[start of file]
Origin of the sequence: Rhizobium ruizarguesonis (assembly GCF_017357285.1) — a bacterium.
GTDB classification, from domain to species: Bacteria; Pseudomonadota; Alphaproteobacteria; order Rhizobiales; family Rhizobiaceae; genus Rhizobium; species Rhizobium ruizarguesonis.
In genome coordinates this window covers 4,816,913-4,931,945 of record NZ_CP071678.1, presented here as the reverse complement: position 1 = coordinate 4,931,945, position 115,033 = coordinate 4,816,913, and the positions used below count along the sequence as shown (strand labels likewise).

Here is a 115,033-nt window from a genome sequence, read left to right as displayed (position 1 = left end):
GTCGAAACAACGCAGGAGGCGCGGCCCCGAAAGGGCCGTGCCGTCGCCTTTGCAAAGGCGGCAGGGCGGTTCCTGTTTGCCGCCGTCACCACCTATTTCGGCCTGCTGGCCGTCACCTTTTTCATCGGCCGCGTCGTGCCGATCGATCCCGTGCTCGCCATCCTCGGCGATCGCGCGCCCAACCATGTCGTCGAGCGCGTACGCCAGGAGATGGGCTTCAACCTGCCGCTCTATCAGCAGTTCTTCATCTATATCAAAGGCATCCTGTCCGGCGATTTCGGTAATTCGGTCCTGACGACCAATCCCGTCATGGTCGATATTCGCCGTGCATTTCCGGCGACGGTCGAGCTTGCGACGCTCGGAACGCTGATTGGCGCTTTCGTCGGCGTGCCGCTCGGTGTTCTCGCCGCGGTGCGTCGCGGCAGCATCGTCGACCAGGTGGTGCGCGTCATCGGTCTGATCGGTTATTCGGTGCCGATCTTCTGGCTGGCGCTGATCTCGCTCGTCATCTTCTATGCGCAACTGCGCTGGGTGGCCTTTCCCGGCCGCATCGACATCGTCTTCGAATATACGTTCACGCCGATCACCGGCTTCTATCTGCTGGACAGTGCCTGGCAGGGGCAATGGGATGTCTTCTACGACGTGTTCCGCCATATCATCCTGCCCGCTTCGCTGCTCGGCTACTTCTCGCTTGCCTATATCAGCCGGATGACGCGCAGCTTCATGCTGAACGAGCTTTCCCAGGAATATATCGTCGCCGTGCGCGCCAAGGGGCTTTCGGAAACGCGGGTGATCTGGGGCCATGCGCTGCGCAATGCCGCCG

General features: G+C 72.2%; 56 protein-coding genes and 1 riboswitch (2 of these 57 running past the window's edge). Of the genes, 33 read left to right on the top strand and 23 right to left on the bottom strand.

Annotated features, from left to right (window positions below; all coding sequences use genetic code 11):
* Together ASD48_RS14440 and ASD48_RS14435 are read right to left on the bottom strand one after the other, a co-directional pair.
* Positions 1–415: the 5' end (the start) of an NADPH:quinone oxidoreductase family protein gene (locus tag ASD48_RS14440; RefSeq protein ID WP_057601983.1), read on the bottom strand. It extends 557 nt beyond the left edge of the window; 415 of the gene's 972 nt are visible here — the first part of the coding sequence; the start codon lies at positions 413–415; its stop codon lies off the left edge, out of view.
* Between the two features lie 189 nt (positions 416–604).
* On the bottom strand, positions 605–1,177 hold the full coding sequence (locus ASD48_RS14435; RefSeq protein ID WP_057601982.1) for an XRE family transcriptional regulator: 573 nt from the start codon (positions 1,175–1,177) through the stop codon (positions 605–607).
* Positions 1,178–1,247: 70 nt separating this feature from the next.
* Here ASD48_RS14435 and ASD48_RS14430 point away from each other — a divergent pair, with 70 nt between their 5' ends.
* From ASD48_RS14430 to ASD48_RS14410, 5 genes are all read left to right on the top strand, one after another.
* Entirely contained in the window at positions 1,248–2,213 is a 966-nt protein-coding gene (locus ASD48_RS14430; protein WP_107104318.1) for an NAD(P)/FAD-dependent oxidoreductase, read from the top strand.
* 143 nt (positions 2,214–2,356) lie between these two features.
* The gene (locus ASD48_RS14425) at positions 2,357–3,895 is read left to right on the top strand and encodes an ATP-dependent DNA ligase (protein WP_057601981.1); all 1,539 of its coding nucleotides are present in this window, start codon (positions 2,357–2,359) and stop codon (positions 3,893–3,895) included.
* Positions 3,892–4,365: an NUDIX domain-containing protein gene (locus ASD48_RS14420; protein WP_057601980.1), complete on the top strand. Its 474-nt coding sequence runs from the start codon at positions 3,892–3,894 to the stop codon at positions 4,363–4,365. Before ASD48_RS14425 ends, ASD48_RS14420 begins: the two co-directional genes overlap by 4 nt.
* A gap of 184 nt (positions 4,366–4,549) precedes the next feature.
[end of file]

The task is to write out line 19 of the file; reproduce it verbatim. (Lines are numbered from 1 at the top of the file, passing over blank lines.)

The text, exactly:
* A gap of 184 nt (positions 4,366–4,549) precedes the next feature.